Screen Shot 2015-06-02 at 10.27.21 pm

So…

The Mini Movie method breaks a story into eight roughly equal sections. I talked a bit about it in this post.

minimovie2

There are still three acts, the primary and secondary plot points, turns and character arcs still exist. All it really does is break the story into bitier-sized pieces.

I mentioned in that earlier post that this is like a blueprint for a story, but that’s not a great analogy. It’s a good one, but not a great one. If you can write a couple of hundred words for each mini-movie section you’ll be able to find your way through our story. But it’s not written in stone. I find that my initial plan for Act 3 bears very little resemblance to the actual Act 3 that gets published. But with something to aim for, the story will flow better.

A little more detail (a lot of this is take from the template I linked above):

MM1: The first half of Act 1 – set up the main characters, introduce their basic weakness and set them up in the world that is their status quo. The “first dimension” character traits, the hook and a general sense of who the protagonist is happens here.

End this section with a “call to action” – an event that involves the protagonist, but one that they don’t respond to. In fact, it’s good at this point if your hero is decidedly un-heroic and rejects the call.

This is what I call the inciting incident. It’s the event that happens in the protagonists story that directly leads to the first plot point – the event that will come later – that pushes the protagonist out of their comfortable world.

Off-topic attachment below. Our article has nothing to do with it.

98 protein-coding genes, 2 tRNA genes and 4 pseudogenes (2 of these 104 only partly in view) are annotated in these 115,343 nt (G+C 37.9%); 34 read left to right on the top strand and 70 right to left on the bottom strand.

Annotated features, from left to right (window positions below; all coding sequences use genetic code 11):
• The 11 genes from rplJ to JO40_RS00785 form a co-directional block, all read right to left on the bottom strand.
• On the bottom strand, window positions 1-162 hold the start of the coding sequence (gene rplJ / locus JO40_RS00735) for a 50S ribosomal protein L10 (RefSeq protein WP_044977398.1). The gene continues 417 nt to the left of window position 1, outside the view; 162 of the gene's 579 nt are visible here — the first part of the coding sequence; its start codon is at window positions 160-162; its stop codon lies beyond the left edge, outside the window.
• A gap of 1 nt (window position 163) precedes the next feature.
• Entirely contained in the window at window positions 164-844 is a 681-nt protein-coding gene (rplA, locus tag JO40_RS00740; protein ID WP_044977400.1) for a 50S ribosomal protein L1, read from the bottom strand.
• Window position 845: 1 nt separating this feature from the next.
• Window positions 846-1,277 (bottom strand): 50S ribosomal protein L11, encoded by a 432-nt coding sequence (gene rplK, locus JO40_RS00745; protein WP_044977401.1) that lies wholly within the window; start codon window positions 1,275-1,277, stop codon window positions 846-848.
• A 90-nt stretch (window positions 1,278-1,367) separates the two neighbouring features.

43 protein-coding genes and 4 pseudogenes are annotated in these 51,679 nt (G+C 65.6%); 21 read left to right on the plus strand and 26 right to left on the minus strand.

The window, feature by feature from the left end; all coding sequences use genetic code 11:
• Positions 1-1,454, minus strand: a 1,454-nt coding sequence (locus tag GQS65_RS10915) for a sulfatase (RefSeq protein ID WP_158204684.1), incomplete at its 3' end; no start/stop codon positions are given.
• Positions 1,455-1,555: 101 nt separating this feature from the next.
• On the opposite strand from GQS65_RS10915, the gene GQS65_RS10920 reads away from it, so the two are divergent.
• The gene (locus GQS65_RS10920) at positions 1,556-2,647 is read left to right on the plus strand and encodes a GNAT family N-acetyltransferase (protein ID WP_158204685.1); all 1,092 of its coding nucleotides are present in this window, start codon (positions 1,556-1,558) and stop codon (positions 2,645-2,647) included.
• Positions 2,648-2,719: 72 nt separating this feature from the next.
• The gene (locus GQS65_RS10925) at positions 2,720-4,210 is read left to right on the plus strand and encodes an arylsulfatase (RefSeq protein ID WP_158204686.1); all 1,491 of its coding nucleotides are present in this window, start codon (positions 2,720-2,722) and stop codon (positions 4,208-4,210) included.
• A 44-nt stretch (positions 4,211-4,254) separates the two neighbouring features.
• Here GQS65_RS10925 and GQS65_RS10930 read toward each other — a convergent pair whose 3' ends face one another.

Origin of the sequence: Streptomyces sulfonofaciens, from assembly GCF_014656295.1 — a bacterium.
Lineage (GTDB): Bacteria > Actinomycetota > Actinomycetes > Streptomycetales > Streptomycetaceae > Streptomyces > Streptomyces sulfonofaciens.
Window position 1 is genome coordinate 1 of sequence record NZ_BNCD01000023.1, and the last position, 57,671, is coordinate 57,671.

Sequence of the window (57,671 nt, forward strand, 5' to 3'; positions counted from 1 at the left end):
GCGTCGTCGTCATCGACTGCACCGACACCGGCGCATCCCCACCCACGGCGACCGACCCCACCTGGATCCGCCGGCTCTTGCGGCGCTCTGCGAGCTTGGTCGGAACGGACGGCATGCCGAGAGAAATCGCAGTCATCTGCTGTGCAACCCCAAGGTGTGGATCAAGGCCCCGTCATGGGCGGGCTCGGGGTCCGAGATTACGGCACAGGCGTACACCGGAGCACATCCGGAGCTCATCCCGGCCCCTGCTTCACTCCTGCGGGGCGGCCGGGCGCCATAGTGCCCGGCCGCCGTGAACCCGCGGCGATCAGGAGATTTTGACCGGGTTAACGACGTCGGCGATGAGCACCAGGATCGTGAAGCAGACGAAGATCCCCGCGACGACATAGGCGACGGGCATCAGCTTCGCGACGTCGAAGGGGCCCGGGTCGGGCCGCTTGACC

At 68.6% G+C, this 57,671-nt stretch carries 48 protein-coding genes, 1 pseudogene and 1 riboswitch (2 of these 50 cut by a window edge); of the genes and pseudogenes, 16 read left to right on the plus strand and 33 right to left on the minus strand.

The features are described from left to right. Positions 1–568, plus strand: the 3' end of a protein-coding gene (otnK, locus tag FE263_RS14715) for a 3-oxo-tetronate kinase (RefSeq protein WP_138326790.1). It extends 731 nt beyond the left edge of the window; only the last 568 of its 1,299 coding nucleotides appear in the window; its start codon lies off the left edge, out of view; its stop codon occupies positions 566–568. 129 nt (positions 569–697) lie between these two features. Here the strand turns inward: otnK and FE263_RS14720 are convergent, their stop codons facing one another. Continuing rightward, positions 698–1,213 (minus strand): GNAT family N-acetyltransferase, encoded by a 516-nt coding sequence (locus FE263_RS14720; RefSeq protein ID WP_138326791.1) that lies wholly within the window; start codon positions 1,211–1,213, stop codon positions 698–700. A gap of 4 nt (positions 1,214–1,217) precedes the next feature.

MM2: The second part of Act 1 has the protagonist/hero reluctant to respond to the “call to action” presented to him (literally, figuratively or metaphorically) at the end of mini-movie 1 (henceforth shortened as MM1, MM2, etc.). All the usual excuses of reluctance can be used, or just one. Whatever it takes for the protagonist to firmly shut down any idea of her taking part.

Then we end MM2 with something forcing the hero to be a hero, reluctant or not. Something locks them in. This is the First Plot Point of your story.

Some excellent examples:

  • The terrorists take the plane in “Air Force One”,
  • Woody jumps out of the window to save Buzz,
  • Samuel points out the bad cop to Book in “Witness”, forcing Book to acknowledge the killer is someone he knows.

MM3: We’re now into the “story”. The hero needs to satisfy the viewer’s questions at this point (seriously). Ever watch a movie and yell at the screen “Why don’t you just look behind the door!” Look behind the door. Do all the obvious things up front and get them out of the way.

Obviously these “things” done by your hero will fail, but that’s the point. Put them on the list of things to do so your hero can crossed them off.

If your hero isn’t a cop and he or she is investigating a murder, the first thing the audience will think/yell is “why haven’t you gone to the police?”
The answer can be as easy as the hero saying he doesn’t trust the police (with a good reason) or you can have the hero go to the police and be shot down.

Whatever, get the rote responses out of the way here.

I like to end MM3 with a reminder of how dastardly the opposition is. At least the reader should see this, to keep the stakes high. If the hero also shows this, it needs to be organic to the story.

MM4: Now for a more grandiose plan. MM3 got rid of the expected, have the hero do the unexpected.

And meet with a failure large enough to set everything on its ass – show the antagonist is stronger than both the hero and the reader expected.

End MM4 (and the first half of Act 2) with what is variously called “The Turn”, the “This Changes Everything Moment” – the midpoint. It’s a curtain reveal, letting the hero know the story he thought he was in is actually something completely different.

Some excellent midpoints: